It's Difficult To Make Hard Heads "Soft"
There seem to be more people each day that only understand "old technology"
regarding superchargers and the actual combustion process. Perhaps a history lesson is in
order, however, attempting to educate those who have brainwashed by the "old
school", is pretty much a lost cause and in the timely words of Pat Ganahl, "If
you don't listen
you're probably going to get beat."
Some folks simply do not understand blower or supercharger technologies. Roots blowers
have been around for a century now, so the "blower" process is hardly new.
Supercharging with Roots style blowers has been associated with automobiles and high
performance engines since the very early days of their inception. Over the years, other
forms of forced induction have become somewhat more popular due to higher specific
efficiencies in their particular applications and environments.
When thinking of Roots blowers, most have always pictured the units designed and
manufactured by GM. One look at a Funny Car, or Top Fuel engine and one's vision is
immediately drawn to that "big thing" on top of the engine. They work very well
in these chaotic applications where fuel is run through the blower, as well as directly to
the manifold runners and ports of the cylinder heads. Are these blowers efficient? No way.
Eaton's redo of the old Roots changed everyone's thoughts about this type of blower
almost immediately when introduced to the industry in the mid 80's. One reason that they
were so readily accepted was the fact that Eaton has been a member of the Detroit Mafia
forever, and the big 3 have no reservations in dealing with them. The other reason is the
simple fact that Eaton's new "twist" on the design produced previously
unheard-of efficiency combined with inexpensive costs.
Efficiency with blowers is comprised of several noteworthy performance areas: package
size, less parasitic drag on the engine crankshaft, greater specific output (CFM), and
less heat generated producing the "boost". Now, there's no question that
generating pressure does cause heat build up in whatever media you're compressing. If one
simply applies old thought to this dilemma, why was Eaton able (after a century of
development) able to produce a unit that does it all so well. Perhaps the engineers at
Eaton felt that the "old notions" were exactly that, and if totally reexamined,
the efficiency could be improved. The point is that they didn't stop development because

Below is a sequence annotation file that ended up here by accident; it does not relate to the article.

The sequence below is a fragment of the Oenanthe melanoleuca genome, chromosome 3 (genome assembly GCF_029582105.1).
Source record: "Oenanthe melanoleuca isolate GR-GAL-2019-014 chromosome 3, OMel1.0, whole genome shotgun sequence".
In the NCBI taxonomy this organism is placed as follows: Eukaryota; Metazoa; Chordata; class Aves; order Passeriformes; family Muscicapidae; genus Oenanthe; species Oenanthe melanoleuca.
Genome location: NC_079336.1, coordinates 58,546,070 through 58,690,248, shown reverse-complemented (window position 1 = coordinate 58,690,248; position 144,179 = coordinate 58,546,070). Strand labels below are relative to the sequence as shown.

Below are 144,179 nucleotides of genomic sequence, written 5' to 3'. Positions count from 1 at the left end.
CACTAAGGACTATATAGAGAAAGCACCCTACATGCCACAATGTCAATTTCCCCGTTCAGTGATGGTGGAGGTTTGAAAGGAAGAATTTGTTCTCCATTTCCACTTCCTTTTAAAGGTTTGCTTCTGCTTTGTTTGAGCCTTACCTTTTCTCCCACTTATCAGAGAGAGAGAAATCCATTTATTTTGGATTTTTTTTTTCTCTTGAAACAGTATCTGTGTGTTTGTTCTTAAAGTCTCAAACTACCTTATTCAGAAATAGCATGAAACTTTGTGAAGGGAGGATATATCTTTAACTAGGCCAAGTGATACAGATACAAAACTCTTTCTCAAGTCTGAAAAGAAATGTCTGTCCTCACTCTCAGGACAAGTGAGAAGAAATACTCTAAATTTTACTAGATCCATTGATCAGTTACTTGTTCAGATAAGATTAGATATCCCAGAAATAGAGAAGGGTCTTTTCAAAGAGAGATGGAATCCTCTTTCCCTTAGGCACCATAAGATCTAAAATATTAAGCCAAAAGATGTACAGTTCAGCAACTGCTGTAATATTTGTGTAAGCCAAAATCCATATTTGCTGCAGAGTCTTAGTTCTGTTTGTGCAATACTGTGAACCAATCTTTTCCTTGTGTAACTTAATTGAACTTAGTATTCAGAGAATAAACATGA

"the book of experience" said you can't do better. So, perhaps if Eaton was able
to produce greater efficiency and lower charge temperatures with a production line
component, there could still be some more gains out there in a low production unit,
especially if "the book" is ignored. Hell, if Columbus had read "the
book", he'd have never attempted to sail laterally.
Bottom line is that the overall efficiency of superchargers will continue to climb,
and, perhaps the rules governing mechanical compression will eventually need amending.
Now, lets talk about compression ratios a little. This seems to be an area that some
portions of the IR community are really struggling with. I'll attempt to shed some light
on this and should it fall on a few receptive ears, perhaps some won't be doomed to
"old technology" forever.
Over the course of history, there have always been limits that have been placed on
performance. The four minute mile, the sound barrier, etc, etc. They have all fallen and,
in many instances, most people have, fortunately, never looked back.
If the "old" formulas regarding compression ratios and detonation are set in
stone, why can modern engines run more efficiently than old valve in block engines?
Compression is compression and the pressures are the same, right? How were NASCAR engines
running 19-20 -1 compression ratios (before rule limits), when the gas and overall engine
configuration haven't changed for 20 years when 12.5-1 compression ratios were the limit?
Once again some of the import crowd have chosen to read the same old worn-out book and
ignore what differentiates their cars' engines from less sophisticated others
shape of the combustion chamber. It's amazing how folks who rally around such
sophisticated engineering can at the same time be locked into believing rules that no
longer apply to pressure and combustion, perhaps it's a result of spending too much time
playing with "computer engines", rather than paying attention to the real thing.
Please don't infect the professional racing community with, "stop development, the